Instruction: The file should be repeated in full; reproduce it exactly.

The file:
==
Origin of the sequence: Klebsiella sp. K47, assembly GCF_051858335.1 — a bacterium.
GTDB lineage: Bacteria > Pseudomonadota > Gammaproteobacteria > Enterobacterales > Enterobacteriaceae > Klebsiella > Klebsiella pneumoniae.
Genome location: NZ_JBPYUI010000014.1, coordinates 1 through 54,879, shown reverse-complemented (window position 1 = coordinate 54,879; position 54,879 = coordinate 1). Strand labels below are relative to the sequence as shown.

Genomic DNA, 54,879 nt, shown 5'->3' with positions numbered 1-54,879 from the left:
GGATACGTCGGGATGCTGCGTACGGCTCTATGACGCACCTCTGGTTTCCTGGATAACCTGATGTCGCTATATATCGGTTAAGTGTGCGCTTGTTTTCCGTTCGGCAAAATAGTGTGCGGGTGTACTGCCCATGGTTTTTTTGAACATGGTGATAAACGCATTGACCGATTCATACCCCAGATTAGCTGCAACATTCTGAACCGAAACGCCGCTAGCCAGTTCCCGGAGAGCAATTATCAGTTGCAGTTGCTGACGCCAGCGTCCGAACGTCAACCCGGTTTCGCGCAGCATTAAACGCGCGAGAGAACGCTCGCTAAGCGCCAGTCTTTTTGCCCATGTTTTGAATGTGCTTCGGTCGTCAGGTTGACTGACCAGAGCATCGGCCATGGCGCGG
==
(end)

Origin of the sequence: Klebsiella sp. K47, assembly GCF_051858335.1 — a bacterium.
GTDB lineage: Bacteria > Pseudomonadota > Gammaproteobacteria > Enterobacterales > Enterobacteriaceae > Klebsiella > Klebsiella pneumoniae.
Genome location: NZ_JBPYUI010000014.1, coordinates 1 through 54,879, shown reverse-complemented (window position 1 = coordinate 54,879; position 54,879 = coordinate 1). Strand labels below are relative to the sequence as shown.

Genomic DNA, 54,879 nt, shown 5'->3' with positions numbered 1-54,879 from the left:
GGATACGTCGGGATGCTGCGTACGGCTCTATGACGCACCTCTGGTTTCCTGGATAACCTGATGTCGCTATATATCGGTTAAGTGTGCGCTTGTTTTCCGTTCGGCAAAATAGTGTGCGGGTGTACTGCCCATGGTTTTTTTGAACATGGTGATAAACGCATTGACCGATTCATACCCCAGATTAGCTGCAACATTCTGAACCGAAACGCCGCTAGCCAGTTCCCGGAGAGCAATTATCAGTTGCAGTTGCTGACGCCAGCGTCCGAACGTCAACCCGGTTTCGCGCAGCATTAAACGCGCGAGAGAACGCTCGCTAAGCGCCAGTCTTTTTGCCCATGTTTTGAATGTGCTTCGGTCGTCAGGTTGACTGACCAGAGCATCGGCCATGGCGCGG